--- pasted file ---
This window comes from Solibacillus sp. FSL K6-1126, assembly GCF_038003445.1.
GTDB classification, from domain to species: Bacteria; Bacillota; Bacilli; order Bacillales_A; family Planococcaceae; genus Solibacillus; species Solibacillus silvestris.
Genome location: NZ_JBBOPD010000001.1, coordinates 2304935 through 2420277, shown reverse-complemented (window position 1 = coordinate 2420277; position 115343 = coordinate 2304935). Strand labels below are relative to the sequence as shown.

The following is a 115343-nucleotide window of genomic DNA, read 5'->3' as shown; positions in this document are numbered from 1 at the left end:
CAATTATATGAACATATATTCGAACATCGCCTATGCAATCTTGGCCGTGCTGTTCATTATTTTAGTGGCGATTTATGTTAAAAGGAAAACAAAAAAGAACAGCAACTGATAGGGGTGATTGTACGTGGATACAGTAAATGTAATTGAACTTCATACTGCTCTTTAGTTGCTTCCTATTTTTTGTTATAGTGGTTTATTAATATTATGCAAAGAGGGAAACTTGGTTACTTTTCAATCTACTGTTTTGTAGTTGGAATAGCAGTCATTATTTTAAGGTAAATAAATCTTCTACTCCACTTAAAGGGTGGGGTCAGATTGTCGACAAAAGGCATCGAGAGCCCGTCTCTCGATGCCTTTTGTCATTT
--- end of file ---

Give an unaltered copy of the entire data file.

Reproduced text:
This window comes from Solibacillus sp. FSL K6-1126, assembly GCF_038003445.1.
GTDB classification, from domain to species: Bacteria; Bacillota; Bacilli; order Bacillales_A; family Planococcaceae; genus Solibacillus; species Solibacillus silvestris.
Genome location: NZ_JBBOPD010000001.1, coordinates 2304935 through 2420277, shown reverse-complemented (window position 1 = coordinate 2420277; position 115343 = coordinate 2304935). Strand labels below are relative to the sequence as shown.

The following is a 115343-nucleotide window of genomic DNA, read 5'->3' as shown; positions in this document are numbered from 1 at the left end:
CAATTATATGAACATATATTCGAACATCGCCTATGCAATCTTGGCCGTGCTGTTCATTATTTTAGTGGCGATTTATGTTAAAAGGAAAACAAAAAAGAACAGCAACTGATAGGGGTGATTGTACGTGGATACAGTAAATGTAATTGAACTTCATACTGCTCTTTAGTTGCTTCCTATTTTTTGTTATAGTGGTTTATTAATATTATGCAAAGAGGGAAACTTGGTTACTTTTCAATCTACTGTTTTGTAGTTGGAATAGCAGTCATTATTTTAAGGTAAATAAATCTTCTACTCCACTTAAAGGGTGGGGTCAGATTGTCGACAAAAGGCATCGAGAGCCCGTCTCTCGATGCCTTTTGTCATTT